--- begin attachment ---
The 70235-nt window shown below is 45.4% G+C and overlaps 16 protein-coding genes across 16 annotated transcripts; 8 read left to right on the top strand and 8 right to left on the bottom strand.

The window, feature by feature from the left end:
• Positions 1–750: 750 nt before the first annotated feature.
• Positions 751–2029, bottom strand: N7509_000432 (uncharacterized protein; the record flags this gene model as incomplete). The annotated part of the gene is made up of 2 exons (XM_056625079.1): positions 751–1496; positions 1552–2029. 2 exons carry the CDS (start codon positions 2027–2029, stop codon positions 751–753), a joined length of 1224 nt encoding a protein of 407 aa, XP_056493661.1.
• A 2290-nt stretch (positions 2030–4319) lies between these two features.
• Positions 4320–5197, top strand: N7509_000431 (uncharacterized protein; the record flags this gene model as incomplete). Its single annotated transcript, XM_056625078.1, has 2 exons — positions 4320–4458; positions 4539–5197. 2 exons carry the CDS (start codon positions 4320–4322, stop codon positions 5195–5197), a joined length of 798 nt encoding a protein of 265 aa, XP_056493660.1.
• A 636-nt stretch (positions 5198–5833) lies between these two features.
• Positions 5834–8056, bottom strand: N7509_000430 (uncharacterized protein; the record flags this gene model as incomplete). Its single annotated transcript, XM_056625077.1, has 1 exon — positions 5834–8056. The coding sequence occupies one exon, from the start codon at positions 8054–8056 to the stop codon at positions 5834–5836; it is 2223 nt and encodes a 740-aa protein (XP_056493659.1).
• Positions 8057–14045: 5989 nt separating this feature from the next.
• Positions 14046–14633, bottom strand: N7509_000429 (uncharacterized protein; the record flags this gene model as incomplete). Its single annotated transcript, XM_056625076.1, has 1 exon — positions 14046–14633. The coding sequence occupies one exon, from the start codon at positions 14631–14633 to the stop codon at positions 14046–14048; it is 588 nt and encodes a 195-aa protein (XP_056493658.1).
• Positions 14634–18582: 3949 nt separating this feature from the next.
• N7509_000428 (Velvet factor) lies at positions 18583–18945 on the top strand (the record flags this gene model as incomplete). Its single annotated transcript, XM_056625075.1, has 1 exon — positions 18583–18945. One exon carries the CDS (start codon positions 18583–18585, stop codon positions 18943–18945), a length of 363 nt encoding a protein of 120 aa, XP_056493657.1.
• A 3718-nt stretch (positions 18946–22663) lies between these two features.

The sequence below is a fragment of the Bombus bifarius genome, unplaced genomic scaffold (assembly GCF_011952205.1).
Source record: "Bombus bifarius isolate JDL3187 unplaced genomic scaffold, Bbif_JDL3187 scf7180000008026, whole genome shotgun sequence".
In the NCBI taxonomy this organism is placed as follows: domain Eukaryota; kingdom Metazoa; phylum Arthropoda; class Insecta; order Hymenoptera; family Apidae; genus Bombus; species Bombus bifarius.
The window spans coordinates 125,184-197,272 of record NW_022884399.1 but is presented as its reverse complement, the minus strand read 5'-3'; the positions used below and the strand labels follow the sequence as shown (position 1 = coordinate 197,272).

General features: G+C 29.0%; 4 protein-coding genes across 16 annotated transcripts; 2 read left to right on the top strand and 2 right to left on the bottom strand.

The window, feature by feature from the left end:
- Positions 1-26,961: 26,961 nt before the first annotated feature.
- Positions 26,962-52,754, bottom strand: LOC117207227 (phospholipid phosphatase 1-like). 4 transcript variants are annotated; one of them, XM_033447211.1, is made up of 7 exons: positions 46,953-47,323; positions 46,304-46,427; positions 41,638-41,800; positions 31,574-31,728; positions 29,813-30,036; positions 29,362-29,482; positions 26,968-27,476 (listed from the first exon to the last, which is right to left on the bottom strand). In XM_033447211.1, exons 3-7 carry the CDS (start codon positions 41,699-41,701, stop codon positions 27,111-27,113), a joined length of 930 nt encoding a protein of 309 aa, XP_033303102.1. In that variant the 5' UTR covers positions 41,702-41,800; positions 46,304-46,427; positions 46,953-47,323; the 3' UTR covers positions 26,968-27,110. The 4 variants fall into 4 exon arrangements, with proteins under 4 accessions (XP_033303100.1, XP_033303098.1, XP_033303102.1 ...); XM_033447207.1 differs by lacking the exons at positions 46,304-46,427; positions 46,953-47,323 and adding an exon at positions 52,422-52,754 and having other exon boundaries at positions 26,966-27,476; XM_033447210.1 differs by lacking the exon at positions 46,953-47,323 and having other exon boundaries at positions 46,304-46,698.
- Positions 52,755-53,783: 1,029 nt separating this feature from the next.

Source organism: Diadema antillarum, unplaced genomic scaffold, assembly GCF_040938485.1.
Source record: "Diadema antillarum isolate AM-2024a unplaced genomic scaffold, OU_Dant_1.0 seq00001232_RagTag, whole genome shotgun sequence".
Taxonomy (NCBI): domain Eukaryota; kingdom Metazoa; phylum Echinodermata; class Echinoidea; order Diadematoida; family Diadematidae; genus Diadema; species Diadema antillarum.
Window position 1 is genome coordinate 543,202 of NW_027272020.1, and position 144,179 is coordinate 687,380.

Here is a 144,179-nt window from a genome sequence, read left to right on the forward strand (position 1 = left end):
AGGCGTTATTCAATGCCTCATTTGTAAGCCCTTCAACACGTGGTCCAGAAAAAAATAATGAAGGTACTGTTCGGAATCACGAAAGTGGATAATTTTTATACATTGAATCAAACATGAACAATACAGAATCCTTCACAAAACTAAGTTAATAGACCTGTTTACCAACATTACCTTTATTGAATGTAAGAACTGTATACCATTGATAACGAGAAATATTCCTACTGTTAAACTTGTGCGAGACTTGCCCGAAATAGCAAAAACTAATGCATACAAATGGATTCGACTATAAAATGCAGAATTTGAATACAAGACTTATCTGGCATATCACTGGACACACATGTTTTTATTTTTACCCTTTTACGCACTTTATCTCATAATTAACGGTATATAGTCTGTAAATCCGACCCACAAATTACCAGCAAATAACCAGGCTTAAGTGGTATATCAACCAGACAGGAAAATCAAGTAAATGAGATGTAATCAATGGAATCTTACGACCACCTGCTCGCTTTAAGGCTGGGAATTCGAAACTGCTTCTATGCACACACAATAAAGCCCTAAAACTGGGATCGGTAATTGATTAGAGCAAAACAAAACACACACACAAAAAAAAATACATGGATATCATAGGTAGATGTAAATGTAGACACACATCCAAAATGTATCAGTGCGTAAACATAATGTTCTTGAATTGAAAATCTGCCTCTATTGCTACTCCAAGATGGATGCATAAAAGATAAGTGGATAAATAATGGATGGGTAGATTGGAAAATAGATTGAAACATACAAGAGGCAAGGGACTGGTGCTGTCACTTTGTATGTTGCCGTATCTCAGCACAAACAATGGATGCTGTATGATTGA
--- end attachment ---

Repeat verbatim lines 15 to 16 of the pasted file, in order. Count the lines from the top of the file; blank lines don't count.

Source record: "Bombus bifarius isolate JDL3187 unplaced genomic scaffold, Bbif_JDL3187 scf7180000008026, whole genome shotgun sequence".
In the NCBI taxonomy this organism is placed as follows: domain Eukaryota; kingdom Metazoa; phylum Arthropoda; class Insecta; order Hymenoptera; family Apidae; genus Bombus; species Bombus bifarius.